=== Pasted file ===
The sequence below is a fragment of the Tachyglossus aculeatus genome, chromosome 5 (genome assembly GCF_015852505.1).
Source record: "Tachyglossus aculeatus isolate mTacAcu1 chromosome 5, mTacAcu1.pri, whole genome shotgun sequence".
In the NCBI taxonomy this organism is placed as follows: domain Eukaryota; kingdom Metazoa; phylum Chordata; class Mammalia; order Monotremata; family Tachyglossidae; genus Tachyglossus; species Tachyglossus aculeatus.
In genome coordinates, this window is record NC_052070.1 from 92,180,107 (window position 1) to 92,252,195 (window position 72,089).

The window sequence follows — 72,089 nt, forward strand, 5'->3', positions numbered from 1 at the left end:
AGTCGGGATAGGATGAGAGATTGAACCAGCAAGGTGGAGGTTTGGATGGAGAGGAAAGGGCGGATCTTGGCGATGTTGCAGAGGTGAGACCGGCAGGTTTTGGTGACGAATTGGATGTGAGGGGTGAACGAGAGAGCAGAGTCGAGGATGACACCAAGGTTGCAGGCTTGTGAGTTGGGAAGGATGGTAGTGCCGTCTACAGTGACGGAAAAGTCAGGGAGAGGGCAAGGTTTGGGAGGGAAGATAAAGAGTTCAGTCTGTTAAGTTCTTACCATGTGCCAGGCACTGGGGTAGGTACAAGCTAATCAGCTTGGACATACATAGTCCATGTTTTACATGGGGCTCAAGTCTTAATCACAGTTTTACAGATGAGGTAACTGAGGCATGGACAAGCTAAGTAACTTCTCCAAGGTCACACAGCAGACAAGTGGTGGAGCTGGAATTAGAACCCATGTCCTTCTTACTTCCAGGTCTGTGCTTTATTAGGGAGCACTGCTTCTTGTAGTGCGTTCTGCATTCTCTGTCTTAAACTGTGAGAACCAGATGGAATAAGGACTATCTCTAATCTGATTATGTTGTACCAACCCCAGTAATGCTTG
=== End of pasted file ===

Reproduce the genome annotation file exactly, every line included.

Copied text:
The sequence below is a fragment of the Tachyglossus aculeatus genome, chromosome 5 (genome assembly GCF_015852505.1).
Source record: "Tachyglossus aculeatus isolate mTacAcu1 chromosome 5, mTacAcu1.pri, whole genome shotgun sequence".
In the NCBI taxonomy this organism is placed as follows: domain Eukaryota; kingdom Metazoa; phylum Chordata; class Mammalia; order Monotremata; family Tachyglossidae; genus Tachyglossus; species Tachyglossus aculeatus.
In genome coordinates, this window is record NC_052070.1 from 92,180,107 (window position 1) to 92,252,195 (window position 72,089).

The window sequence follows — 72,089 nt, forward strand, 5'->3', positions numbered from 1 at the left end:
AGTCGGGATAGGATGAGAGATTGAACCAGCAAGGTGGAGGTTTGGATGGAGAGGAAAGGGCGGATCTTGGCGATGTTGCAGAGGTGAGACCGGCAGGTTTTGGTGACGAATTGGATGTGAGGGGTGAACGAGAGAGCAGAGTCGAGGATGACACCAAGGTTGCAGGCTTGTGAGTTGGGAAGGATGGTAGTGCCGTCTACAGTGACGGAAAAGTCAGGGAGAGGGCAAGGTTTGGGAGGGAAGATAAAGAGTTCAGTCTGTTAAGTTCTTACCATGTGCCAGGCACTGGGGTAGGTACAAGCTAATCAGCTTGGACATACATAGTCCATGTTTTACATGGGGCTCAAGTCTTAATCACAGTTTTACAGATGAGGTAACTGAGGCATGGACAAGCTAAGTAACTTCTCCAAGGTCACACAGCAGACAAGTGGTGGAGCTGGAATTAGAACCCATGTCCTTCTTACTTCCAGGTCTGTGCTTTATTAGGGAGCACTGCTTCTTGTAGTGCGTTCTGCATTCTCTGTCTTAAACTGTGAGAACCAGATGGAATAAGGACTATCTCTAATCTGATTATGTTGTACCAACCCCAGTAATGCTTG